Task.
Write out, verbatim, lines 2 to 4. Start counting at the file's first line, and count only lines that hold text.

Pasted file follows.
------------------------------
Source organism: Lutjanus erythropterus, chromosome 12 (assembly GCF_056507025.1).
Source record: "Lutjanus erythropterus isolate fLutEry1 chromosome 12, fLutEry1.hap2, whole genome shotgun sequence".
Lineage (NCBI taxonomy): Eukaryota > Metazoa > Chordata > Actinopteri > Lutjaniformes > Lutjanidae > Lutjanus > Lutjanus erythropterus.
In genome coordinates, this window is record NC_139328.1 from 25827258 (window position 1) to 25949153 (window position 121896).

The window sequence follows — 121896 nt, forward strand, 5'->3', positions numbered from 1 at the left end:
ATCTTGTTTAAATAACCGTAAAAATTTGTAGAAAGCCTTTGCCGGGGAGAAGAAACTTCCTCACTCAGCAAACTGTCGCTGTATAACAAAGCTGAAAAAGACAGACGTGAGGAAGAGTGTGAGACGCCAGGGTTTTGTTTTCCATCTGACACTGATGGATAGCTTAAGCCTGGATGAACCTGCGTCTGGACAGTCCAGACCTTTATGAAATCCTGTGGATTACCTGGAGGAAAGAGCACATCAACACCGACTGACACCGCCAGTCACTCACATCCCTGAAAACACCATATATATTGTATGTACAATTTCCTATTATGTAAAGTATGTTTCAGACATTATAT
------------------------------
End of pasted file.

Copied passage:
Source record: "Lutjanus erythropterus isolate fLutEry1 chromosome 12, fLutEry1.hap2, whole genome shotgun sequence".
Lineage (NCBI taxonomy): Eukaryota > Metazoa > Chordata > Actinopteri > Lutjaniformes > Lutjanidae > Lutjanus > Lutjanus erythropterus.
In genome coordinates, this window is record NC_139328.1 from 25827258 (window position 1) to 25949153 (window position 121896).